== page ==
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I'm looking for a program to use as a calendar.

The first observation that I would make is that Google apps would be perfect except for two things: it is online, and it is online. The first difficulty I have with Google Calendar is that because it is online I would not be able to make use of it when I'm not online.

The second difficulty that I have is that because it is online, I need to use a browser to access it, which means I have to have Google Calendar open somewhere on my browser. Given the state of, well, my browsers state is not a good thing. I could use a "lesser" browser dedicated to the job ( like Konqueror or Midori ), but I'm not sure they are up to it. I could do what I do for Zap2it and tvlistings create a separate account but that would prevent any sound during an alarm.

My setup is a small desktop, running Debian testing, and a laptop running Ubuntu Lucid, sometimes Vista. In the future I plan on getting a tablet running Android ( ICS ) or later. I need to sync across all these platforms. On the linux machines I am running KDE 4.whatever. I don't object to a Gnome-based ( GTK ) applications but I know there are programs in both camps which start up enough parts that it is like you are running two DE's. I would like to avoid that.

As for the application itself, there are several things I'm looking for. The ability to set alarms, a daily view, a weekly view and a monthly view. I would like to group events so that I can display only some of the groups at once. Free floating events ( Events which are open-ended on time. ) would be nice. So would a more interactive GUI. ( As opposed to some application that just prints the day of the month. )

Someway to thoroughly sync across Linux, Android, and Vista. I guess if it can sync to google calendar that would take care of things.

Finally a way of scripting events would also be nice, though I think if I can sync with Google Calendar, gcalcli would do the trick.

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Thunderbird+Lightning is a great choice of calendar application, but these will allow you to view and use the calendar, not sync it.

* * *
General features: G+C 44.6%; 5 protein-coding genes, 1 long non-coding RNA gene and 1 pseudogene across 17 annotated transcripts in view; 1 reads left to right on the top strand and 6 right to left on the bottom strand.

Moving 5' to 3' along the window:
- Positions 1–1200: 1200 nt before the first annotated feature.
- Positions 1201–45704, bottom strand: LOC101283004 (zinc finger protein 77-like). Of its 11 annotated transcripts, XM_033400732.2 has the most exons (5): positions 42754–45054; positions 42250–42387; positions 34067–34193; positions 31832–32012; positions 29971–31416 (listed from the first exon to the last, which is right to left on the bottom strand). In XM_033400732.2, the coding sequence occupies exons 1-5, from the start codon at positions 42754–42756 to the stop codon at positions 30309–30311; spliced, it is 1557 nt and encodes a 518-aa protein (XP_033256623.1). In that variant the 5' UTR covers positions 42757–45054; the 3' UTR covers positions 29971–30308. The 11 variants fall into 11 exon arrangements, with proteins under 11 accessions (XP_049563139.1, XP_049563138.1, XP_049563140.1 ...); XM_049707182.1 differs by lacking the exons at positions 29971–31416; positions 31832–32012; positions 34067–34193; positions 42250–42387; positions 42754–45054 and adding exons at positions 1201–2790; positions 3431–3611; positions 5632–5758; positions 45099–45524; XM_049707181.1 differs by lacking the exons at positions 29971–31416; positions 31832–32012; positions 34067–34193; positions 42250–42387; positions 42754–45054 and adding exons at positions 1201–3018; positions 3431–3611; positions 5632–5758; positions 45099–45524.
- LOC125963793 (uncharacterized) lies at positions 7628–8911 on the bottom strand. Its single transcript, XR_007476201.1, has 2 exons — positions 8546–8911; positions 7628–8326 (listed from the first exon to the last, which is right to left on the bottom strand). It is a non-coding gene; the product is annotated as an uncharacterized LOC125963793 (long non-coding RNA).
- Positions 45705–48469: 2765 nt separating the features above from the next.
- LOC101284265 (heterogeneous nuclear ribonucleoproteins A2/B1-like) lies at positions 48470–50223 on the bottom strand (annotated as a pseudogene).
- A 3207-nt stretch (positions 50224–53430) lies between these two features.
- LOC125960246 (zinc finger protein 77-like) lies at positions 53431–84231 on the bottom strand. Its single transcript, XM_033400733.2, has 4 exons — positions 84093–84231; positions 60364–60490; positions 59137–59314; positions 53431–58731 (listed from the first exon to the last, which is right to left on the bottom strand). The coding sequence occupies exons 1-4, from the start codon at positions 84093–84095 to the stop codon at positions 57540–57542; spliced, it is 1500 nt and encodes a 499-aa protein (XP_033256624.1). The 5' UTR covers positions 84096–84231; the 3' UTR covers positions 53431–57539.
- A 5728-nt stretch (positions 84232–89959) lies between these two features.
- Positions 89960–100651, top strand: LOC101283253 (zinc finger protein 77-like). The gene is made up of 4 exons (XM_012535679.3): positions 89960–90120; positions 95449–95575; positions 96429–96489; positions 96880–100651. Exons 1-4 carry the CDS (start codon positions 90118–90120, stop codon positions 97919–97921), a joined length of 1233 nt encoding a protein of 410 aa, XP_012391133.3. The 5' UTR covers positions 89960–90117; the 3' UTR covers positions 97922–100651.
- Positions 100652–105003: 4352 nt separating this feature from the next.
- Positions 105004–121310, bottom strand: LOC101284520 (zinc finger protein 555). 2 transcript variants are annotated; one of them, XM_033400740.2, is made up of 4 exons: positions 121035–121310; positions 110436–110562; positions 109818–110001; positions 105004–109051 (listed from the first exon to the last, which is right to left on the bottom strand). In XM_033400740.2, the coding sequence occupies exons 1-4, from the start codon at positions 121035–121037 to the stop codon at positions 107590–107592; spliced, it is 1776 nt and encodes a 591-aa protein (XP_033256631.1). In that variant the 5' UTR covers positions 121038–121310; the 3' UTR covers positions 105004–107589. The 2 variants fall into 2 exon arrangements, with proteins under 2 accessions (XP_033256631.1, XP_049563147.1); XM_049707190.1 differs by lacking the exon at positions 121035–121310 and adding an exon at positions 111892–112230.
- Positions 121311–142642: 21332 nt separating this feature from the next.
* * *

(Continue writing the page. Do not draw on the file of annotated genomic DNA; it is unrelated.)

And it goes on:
I would suggest these two sync options which are independent of Google :

  • Run a self-hosted Radicale CalDav server. It's faily simple to set-up and Debian packages are available.

  • Use the SyncKolab Thunderbird extension, which can sync your calendar across a shared IMAP email account.

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I use Google Calendar, syncing it with Thunderbird+Lightning on two Linux machines (desktop and laptop), and with two Android devices. The nice thing about using Google Calendar here is that it just works... Android automatically knows how to talk to it, and Lightning talks to it without trouble. Everything syncs to Google Calendar and none of the apps know about the other apps syncing to it. I use multiple calendars to track personal, work, my wife, my son, a hobby group, etc, and those can be selected individually in the apps. (I don't see all my "personal" calendars when I'm on my work machine.)

I also keep Google Calendar open in a separate instance of Firefox when I'm online... I start my normal Firefox (default profile) normally, and then I start my "work" profile instance with

firefox -P work -no-remote

Starting the default first causes links from other apps to open in the default instance and not the alternate profile instance. That allows me to have an instance for Google Calendar and my work ticket system, etc that doesn't have a bunch of plugins I don't need, and I can restart it without affecting my primary instance.

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I use the following everyday and maintain 5+ Google Calendars. With this setup I'm able to connect from multiple Thunderbird instances and keep them all in sync. Any device that's able to sync to Google Calendar can also participate in this setup as well.

Example Setup

Once I have the addons mentioned above installed into Thunderbird, you just need to setup a calendar on Google Calendar, and go to that calendar's settings page. On the page are the "XML" & "ICAL" icons towards the bottom.

                   ss of xml button in gcal

Once you've copied the Private XML URL link for the calendar, then go into Thunderbird and right click on the calendar pane (on the left side), just under where the Calendar's will eventually show up.

This will present you with a menu where you'll select "New Calendar".

ss of calendar pane                       ss of new calendar menu